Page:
Researchers from Paraguay take part in the DUNE project, which the Fermilab of the US Department of Energy developed with more than 1,000 experts from 31 nations. Dr. Diego Stalder, a researcher at the National Incentive Programme for Researchers (PRONII) Level I, was invited to two events as part of this collaboration: the Latin American Workshop on Data Analysis Software and the DUNE Collaboration Meeting, both of which took place at the Universities of Lancaster and Manchester in the United Kingdom.
Additionally, a working group using deep learning techniques has been established by the Faculty of Engineering of the UNA (FIUNA) to detect, identify, and segment events in the detectors. According to the National Council of Science and Technology, the group includes José Toledo and Felipe Espnola, as well as professors Diego Stalder and Jorge Molina (Conacyt).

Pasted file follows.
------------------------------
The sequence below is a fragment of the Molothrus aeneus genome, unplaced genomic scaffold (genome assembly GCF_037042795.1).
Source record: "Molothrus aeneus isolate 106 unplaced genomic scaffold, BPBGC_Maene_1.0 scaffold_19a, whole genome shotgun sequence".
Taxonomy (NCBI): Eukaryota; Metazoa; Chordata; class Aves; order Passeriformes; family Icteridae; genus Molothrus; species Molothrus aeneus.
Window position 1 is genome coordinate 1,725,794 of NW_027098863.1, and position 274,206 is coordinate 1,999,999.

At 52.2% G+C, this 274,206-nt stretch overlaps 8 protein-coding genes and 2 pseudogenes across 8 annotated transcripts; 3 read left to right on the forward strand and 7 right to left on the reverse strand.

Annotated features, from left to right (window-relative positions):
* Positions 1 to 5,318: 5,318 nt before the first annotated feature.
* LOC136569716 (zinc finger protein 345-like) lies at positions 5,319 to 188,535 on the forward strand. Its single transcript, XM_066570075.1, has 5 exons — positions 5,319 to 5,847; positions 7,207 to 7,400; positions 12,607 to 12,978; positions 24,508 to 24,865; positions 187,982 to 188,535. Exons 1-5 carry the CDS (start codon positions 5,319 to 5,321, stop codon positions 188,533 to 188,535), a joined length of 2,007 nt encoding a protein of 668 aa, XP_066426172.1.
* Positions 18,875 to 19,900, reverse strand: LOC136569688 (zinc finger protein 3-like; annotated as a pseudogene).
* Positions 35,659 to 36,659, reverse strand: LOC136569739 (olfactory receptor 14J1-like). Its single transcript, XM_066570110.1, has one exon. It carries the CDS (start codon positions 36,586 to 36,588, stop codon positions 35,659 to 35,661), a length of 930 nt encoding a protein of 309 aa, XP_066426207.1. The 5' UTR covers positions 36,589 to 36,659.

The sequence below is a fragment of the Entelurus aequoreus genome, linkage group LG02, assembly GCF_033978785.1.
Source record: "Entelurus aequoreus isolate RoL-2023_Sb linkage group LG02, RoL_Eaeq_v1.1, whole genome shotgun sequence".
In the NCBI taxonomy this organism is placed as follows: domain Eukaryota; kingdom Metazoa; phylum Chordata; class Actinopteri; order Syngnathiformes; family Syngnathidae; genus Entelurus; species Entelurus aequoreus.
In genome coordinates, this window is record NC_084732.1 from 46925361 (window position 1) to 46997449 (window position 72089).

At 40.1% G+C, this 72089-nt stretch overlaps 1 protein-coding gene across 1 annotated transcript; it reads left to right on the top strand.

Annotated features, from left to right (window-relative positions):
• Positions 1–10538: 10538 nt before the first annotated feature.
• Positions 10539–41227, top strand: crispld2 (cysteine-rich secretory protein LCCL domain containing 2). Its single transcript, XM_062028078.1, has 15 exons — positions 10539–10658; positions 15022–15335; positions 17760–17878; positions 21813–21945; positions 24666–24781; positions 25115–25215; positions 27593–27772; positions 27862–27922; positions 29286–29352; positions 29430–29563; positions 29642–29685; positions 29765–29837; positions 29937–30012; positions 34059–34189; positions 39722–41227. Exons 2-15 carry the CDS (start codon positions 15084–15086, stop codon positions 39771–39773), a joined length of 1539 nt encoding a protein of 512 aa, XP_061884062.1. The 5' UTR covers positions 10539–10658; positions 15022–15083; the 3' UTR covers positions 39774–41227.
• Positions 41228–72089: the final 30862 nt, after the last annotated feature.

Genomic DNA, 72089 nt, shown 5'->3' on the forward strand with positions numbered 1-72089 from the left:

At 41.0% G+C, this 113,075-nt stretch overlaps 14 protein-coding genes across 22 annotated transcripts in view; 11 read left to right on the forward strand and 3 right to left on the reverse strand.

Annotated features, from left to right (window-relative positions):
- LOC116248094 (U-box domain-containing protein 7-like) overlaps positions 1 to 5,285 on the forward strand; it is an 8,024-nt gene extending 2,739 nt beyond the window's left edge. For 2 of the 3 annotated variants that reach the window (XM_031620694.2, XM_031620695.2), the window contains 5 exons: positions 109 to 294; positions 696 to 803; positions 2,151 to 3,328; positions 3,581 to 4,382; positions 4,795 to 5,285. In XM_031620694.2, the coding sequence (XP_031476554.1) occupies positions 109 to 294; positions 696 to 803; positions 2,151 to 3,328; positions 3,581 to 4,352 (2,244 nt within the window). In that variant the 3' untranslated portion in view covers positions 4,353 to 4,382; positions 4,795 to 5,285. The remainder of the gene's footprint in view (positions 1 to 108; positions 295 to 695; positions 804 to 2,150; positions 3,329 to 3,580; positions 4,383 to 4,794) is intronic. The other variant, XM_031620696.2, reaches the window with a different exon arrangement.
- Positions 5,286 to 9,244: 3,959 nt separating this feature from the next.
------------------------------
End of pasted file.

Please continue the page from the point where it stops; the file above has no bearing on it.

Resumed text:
The Deep Underground Neutrino Experiment (DUNE) project aims to provide additional insight on the Big Bang event and following events in the Universe by examining the behavior of particles known as neutrinos and their antimatter cousins, the antineutrinos. Data generated by this experiment will grow exponentially, necessitating the usage of automated analytic methods.
Simulated data from the Liquid Argon Time Projection Chamber has been generated in order to develop, test, and enhance artificial intelligence systems to reconstruct events from these detectors. Dr. Stalder points out that taking part in these activities is crucial for FIUNA because it will help the university secure money to expand its research in the field and local resources to engage more students and access computing resources.